• explain how ideas about what counts as deviance changes over time and how these changes are reflected in society;
  • discuss current research on deviance in the US; 
  • explain and apply various theoretical approaches to deviant behavior.

Additional Objectives

This course is also designed to teach and/or improve the following skills:

  • critical thinking
  • professional/academic writing
  • comprehension of challenging material

Required Materials:                 

Articles:  required articles will be posted on Bb as .pdf or .doc attachments.

Films:  viewing several films is also required.  Titles are on the schedule.  You may find them online or order them from a source like Netflix or iTunes.

Grading:

In class participation  75 point

Reading Briefs           50 points

Journal Analysis         25 points

Three exams             50 points each

Project                     100 points

Grading scale

100-90 = A, 89-88 = B+, 87-80 = B, 79-78 = C+, 77-70 = C, 69-68 = D+, 67-60 = D, below 59 = F

As a general rule, I do not assign minuses (-).  If you earn an 80%, you get the B.  However, in circumstances when the grade is earned by rounding up, a minus will be assigned (e.g.:  79.9=B-).

 

 

SOC 318 • Juvenile Delinquency

46371 • Spring 2014
Meets TTH 2:00PM-3:30PM CLA 0.102
SB

COURSE DESCRIPTION 

In this course, we will engage in an analysis of historical, economic, and social conditions affecting both difficulties in socializing youth and the evolution of the state's formal systems of control.  We will also learn about current issues in youth and delinquency as well as programs designed to aid in deterrence and rehabilitation of youth.

COURSE OBJECTIVES

At the end of this course, students will be able to

  • Describe historical trends in delinquency
  • Identify and describe current trends in youth and delinquency
  • Use sociological theories of deviance to analyze trends
  • Identify and interpret data from government sources
  • Analyze scholarly research on delinquency

SOC 366 • Deviance

46500 • Spring 2014
Meets TTH 11:00AM-12:30PM GDC 6.202
Wr

Description 

Substantively, the course is an introduction to sociological perspectives on deviance and social control.  Students will read sociological research on a variety of topics, ranging from relatively harmless social diversions to serious and possibly shocking rule violations. 

By its very nature, the study of deviance involves subject matter that some people regard as offensive.  You are not asked to give up your own ethical standards.  You are expected to:

(1) examine your own values dispassionately, as one kind of datum about your own socialization and culture; and

(2) bracket your own values while you apply sociological perspectives to understand various examples of deviance.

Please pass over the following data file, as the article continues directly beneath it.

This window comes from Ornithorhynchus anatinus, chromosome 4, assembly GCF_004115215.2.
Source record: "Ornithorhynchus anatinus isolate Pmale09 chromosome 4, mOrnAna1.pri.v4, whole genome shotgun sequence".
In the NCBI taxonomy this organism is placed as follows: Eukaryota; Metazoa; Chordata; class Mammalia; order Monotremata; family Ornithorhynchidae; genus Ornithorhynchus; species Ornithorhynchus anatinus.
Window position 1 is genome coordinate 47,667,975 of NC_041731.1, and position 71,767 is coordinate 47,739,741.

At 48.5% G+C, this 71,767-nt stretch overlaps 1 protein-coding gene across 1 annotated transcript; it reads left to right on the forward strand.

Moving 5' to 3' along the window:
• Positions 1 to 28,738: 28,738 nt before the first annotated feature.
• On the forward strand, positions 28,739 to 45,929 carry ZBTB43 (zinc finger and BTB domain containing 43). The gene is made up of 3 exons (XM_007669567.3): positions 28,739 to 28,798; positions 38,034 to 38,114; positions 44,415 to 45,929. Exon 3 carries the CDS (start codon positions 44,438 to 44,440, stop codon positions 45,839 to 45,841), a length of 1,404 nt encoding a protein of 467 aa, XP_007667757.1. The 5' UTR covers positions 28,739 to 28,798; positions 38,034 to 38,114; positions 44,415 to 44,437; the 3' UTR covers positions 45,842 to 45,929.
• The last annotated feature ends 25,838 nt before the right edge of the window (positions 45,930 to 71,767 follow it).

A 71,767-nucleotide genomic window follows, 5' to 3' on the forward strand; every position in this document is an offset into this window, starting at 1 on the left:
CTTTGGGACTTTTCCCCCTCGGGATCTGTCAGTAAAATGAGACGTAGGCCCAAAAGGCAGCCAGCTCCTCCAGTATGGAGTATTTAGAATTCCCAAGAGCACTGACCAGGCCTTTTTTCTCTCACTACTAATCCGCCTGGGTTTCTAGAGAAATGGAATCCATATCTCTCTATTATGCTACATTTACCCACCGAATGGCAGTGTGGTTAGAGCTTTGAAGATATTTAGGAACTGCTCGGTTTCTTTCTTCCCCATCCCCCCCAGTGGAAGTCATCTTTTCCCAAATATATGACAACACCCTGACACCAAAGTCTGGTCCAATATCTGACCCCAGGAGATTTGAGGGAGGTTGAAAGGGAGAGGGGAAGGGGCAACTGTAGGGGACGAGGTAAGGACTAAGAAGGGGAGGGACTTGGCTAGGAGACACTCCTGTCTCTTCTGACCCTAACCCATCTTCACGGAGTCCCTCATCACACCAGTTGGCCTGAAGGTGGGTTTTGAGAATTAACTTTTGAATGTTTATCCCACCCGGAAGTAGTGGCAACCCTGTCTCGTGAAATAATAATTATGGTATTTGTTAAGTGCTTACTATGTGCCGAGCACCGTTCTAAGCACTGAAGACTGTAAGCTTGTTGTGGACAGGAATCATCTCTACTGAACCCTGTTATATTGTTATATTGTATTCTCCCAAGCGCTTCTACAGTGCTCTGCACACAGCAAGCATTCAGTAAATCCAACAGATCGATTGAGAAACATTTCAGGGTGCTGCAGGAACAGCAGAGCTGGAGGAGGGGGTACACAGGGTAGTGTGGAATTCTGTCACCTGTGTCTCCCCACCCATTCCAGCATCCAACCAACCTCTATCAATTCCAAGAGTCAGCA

Your own experience is a resource for critical thought about the concepts examined here; at the same time, you should try not to become overly sensitive or defensive about sociological handling of social arenas in which you participate.  The objective of the sociological approach is to understand social processes, not to judge.

Texts

Required

Adler and Adler, Constructions of Deviance, 7th ed.

Recommended

ASA Style Guide, 4th ed. (order from ASA online book store:  http://www.e-noah.net/asa/asashoponlineservice/ProductDetails.aspx?productID=ASAOE701S10); or

ASA Style Guide, 3rd ed. (short version available online free:  http://www.asanet.org/Quick%20Style%20Guide.pdf)

 

 

Requirements and grading:                                            

Writing Requirement:

The writing emphasis is on developing a scholarly voice and style.  The assignments are six short papers (250-300 words), each focusing on the analysis of a scholarly article, and a longer review of the literature (6-8 pagers), analyzing and organizating information on a topic of particular interest to you.

The assignments for the course should take an average of about six hours per week to complete. 

Grading:

7 short papers (omit one or drop the lowest grade)                   30%

Long paper (draft and final version)                                        30%

Presentation                                                                          5%

Feedback on classmates’ presentations                                     5%

Hour exam                                                                           20%

Daily work

(informal writing, pop quizzes feedback on short papers)   10%

Specific instructions for all papers will be posted on Blackboard. 

Grading Scale

94-100+           A

90-93               A-

87-89               B+

84-86               B

80-83               B-

etc.

Profile Pages



  • Department of Sociology

    The University of Texas at Austin
    305 E 23rd St, A1700
    RLP 3.306
    Austin, TX 78712-1086
    512-232-6300